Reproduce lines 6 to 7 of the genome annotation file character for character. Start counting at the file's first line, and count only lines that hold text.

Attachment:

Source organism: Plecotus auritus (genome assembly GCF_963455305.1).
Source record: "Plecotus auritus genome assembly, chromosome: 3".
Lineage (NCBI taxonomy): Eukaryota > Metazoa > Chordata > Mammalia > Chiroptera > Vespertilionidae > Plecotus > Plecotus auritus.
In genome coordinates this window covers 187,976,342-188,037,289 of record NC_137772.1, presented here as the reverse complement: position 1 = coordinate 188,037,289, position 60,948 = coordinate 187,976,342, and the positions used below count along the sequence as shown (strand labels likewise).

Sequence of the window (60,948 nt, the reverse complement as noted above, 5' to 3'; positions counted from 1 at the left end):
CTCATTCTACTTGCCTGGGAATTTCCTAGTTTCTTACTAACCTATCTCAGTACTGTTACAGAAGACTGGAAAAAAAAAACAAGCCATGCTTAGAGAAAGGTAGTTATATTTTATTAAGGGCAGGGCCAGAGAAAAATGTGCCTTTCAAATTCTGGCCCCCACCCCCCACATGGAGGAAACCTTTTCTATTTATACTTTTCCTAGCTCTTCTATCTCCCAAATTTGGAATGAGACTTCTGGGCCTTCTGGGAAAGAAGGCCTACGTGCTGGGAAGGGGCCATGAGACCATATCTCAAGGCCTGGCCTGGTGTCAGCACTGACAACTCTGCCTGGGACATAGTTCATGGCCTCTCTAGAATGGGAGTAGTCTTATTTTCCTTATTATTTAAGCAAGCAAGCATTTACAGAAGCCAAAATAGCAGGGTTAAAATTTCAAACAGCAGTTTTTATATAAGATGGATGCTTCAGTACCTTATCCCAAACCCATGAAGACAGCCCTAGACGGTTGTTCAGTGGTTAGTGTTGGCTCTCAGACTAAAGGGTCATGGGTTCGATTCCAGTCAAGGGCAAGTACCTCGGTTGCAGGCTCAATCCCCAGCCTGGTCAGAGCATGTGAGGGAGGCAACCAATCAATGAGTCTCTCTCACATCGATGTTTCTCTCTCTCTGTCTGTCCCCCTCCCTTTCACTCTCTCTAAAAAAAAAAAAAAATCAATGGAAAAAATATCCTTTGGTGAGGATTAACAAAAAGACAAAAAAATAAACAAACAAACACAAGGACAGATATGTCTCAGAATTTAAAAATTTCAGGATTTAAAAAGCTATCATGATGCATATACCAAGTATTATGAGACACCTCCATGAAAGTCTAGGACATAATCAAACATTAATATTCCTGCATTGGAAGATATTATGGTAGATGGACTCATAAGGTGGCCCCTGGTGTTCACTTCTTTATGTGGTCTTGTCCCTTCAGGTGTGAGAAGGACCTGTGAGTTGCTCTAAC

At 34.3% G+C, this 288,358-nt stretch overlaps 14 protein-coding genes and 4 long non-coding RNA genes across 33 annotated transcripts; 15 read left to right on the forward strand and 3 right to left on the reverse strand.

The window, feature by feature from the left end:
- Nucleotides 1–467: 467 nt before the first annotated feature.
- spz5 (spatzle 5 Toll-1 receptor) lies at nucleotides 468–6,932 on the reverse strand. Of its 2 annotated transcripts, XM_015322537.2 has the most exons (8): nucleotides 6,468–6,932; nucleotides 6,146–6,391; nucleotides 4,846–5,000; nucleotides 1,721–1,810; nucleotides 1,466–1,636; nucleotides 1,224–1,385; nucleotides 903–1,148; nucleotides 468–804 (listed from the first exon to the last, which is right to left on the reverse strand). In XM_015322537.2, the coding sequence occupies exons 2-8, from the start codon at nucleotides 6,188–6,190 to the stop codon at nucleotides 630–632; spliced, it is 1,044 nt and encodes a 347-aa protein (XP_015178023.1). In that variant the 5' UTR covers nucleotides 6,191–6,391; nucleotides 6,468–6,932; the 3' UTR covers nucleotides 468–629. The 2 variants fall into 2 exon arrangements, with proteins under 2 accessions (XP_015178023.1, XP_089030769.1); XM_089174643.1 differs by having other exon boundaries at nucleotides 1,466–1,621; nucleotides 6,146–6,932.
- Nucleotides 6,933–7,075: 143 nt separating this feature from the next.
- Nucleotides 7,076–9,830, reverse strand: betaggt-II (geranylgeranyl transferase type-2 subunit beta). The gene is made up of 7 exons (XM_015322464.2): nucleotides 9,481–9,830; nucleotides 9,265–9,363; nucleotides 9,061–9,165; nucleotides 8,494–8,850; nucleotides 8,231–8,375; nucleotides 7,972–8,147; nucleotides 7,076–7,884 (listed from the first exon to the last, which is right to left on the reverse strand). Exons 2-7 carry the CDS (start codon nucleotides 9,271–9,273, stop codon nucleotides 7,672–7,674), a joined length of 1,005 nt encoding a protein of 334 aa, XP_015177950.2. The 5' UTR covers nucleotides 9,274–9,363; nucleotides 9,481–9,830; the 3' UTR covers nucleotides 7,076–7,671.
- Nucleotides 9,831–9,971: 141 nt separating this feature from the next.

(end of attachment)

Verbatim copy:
CTCATTCTACTTGCCTGGGAATTTCCTAGTTTCTTACTAACCTATCTCAGTACTGTTACAGAAGACTGGAAAAAAAAAACAAGCCATGCTTAGAGAAAGGTAGTTATATTTTATTAAGGGCAGGGCCAGAGAAAAATGTGCCTTTCAAATTCTGGCCCCCACCCCCCACATGGAGGAAACCTTTTCTATTTATACTTTTCCTAGCTCTTCTATCTCCCAAATTTGGAATGAGACTTCTGGGCCTTCTGGGAAAGAAGGCCTACGTGCTGGGAAGGGGCCATGAGACCATATCTCAAGGCCTGGCCTGGTGTCAGCACTGACAACTCTGCCTGGGACATAGTTCATGGCCTCTCTAGAATGGGAGTAGTCTTATTTTCCTTATTATTTAAGCAAGCAAGCATTTACAGAAGCCAAAATAGCAGGGTTAAAATTTCAAACAGCAGTTTTTATATAAGATGGATGCTTCAGTACCTTATCCCAAACCCATGAAGACAGCCCTAGACGGTTGTTCAGTGGTTAGTGTTGGCTCTCAGACTAAAGGGTCATGGGTTCGATTCCAGTCAAGGGCAAGTACCTCGGTTGCAGGCTCAATCCCCAGCCTGGTCAGAGCATGTGAGGGAGGCAACCAATCAATGAGTCTCTCTCACATCGATGTTTCTCTCTCTCTGTCTGTCCCCCTCCCTTTCACTCTCTCTAAAAAAAAAAAAAAATCAATGGAAAAAATATCCTTTGGTGAGGATTAACAAAAAGACAAAAAAATAAACAAACAAACACAAGGACAGATATGTCTCAGAATTTAAAAATTTCAGGATTTAAAAAGCTATCATGATGCATATACCAAGTATTATGAGACACCTCCATGAAAGTCTAGGACATAATCAAACATTAATATTCCTGCATTGGAAGATATTATGGTAGATGGACTCATAAGGTGGCCCCTGGTGTTCACTTCTTTATGTGGTCTTGTCCCTTCAGGTGTGAGAAGGACCTGTGAGTTGCTCTAAC

At 34.3% G+C, this 288,358-nt stretch overlaps 14 protein-coding genes and 4 long non-coding RNA genes across 33 annotated transcripts; 15 read left to right on the forward strand and 3 right to left on the reverse strand.